Today is Admission Day for Vermont, our 14th state, admitted to the Union on March 4th, 1791.
Vermont is located in the northeastern part of the United States, an area typically referred to as New England. With a colorful, independent-thinking history, Vermont was once an independent nation known as the Republic of Vermont. Today, Vermont is a small state, both is total area, 45th of 50, and population, 49th of 50 (only Wyoming has less people).
Vermont is frequently called the Green Mountain State, although it is unclear where the name comes from. One theory is that it is called that because the state is more heavily forested than neighboring states. Another theory is that the name came about because of the existence of green-hued shale. Whatever the official explanation, fall brings about beautiful panoply of color.
The state capital is Montpelier, and the largest city is Burlington.
Vermont is the leading US producer of maple syrup, and the sap running is a tourist draw, along with the visitors attracted to the colorful fall foliage. In the winter, with mountains full of snow, skiers head to the hills at numerous resorts. In the summer, those same resorts, along with others, offer summer mountain experiences of hiking, fishing, and boating.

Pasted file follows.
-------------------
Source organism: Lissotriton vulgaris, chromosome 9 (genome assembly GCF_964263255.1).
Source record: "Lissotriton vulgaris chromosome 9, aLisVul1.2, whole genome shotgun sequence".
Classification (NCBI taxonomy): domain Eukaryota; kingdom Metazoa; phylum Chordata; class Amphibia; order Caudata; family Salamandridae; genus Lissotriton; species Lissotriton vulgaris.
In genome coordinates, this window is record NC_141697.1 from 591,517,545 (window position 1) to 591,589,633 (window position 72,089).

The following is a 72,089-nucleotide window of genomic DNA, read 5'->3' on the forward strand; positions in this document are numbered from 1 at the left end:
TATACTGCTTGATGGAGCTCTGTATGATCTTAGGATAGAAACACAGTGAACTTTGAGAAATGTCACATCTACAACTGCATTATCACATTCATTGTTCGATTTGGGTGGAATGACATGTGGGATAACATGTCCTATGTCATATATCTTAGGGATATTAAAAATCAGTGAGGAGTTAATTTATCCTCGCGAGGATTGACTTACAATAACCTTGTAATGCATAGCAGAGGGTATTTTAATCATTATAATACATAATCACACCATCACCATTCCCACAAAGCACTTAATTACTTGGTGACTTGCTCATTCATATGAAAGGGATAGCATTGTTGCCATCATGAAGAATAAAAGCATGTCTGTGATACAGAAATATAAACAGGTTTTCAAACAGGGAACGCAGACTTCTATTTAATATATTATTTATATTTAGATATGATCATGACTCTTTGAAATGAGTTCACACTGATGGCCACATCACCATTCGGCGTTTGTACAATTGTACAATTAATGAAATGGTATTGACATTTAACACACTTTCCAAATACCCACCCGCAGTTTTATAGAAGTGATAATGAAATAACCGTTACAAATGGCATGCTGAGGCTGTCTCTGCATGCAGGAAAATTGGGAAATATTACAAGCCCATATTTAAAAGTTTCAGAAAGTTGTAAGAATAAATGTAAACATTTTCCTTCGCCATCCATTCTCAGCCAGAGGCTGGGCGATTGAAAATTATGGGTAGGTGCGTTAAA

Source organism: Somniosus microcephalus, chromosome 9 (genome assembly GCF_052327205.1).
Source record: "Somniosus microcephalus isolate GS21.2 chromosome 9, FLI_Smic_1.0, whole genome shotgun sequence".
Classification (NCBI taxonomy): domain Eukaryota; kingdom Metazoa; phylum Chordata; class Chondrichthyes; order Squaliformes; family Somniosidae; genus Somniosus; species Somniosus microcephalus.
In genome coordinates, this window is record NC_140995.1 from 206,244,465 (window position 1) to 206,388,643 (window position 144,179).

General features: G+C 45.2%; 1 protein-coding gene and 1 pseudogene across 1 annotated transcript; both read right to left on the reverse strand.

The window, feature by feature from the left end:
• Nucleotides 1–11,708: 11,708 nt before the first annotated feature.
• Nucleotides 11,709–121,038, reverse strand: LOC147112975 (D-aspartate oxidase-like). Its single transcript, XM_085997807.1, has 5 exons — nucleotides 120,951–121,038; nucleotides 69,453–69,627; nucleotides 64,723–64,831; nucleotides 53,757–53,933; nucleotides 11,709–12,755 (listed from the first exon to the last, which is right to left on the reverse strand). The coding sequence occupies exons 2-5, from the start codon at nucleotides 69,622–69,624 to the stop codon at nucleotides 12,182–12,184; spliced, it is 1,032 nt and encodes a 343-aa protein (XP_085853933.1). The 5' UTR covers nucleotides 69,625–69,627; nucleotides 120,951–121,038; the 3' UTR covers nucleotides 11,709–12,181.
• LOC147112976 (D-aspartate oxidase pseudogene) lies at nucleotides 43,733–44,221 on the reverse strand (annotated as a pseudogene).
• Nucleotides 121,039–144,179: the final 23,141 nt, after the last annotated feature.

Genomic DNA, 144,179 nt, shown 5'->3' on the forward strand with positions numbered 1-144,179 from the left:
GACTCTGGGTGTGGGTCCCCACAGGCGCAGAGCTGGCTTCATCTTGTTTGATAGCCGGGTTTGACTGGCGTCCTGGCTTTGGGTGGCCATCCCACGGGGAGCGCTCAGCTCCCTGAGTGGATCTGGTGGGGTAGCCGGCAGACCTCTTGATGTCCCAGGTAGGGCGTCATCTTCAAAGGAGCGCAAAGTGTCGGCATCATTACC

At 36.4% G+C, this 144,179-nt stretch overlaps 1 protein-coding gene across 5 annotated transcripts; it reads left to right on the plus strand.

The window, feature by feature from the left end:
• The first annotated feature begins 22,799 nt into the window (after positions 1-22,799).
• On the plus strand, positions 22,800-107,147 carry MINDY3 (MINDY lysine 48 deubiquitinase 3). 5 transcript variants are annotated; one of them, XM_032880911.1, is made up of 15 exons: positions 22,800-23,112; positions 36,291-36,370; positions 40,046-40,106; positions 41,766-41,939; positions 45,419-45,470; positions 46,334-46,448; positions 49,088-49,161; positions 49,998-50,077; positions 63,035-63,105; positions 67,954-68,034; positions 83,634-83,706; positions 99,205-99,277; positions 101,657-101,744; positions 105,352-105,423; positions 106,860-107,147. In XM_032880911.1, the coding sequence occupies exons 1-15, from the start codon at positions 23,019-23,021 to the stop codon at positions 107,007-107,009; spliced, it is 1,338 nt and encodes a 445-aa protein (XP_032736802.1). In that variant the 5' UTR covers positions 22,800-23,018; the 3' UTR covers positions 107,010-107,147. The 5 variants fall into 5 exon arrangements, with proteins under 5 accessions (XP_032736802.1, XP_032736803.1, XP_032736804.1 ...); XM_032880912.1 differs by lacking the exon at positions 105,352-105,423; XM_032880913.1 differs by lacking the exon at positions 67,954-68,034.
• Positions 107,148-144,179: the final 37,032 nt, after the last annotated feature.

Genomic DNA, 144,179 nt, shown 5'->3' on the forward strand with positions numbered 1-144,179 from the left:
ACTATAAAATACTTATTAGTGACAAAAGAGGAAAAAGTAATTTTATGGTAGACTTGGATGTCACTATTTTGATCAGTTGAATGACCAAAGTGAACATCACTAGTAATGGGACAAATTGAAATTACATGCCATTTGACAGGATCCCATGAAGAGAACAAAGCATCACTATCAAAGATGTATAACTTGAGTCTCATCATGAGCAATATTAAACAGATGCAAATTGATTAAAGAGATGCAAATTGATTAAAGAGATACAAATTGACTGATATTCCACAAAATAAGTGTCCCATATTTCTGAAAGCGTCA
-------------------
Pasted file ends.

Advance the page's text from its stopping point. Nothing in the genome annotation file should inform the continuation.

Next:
Some interesting Vermont trivia:
- It is the only state in the lower 48 that does not have a Target store
- It is the only state whose capital city does not have a McDonald’s restaurant
- Former presidents Calvin Coolidge and Chester A. Arthur were born in Vermont
Politics thrust Vermont into the limelight in 2000, when then Governor Howard Dean signed into law legislation passed by the General Assembly sanctioning benefits of marriage to gay and lesbian couples. The little state became a big cog in American politics.
Photo credit: SXC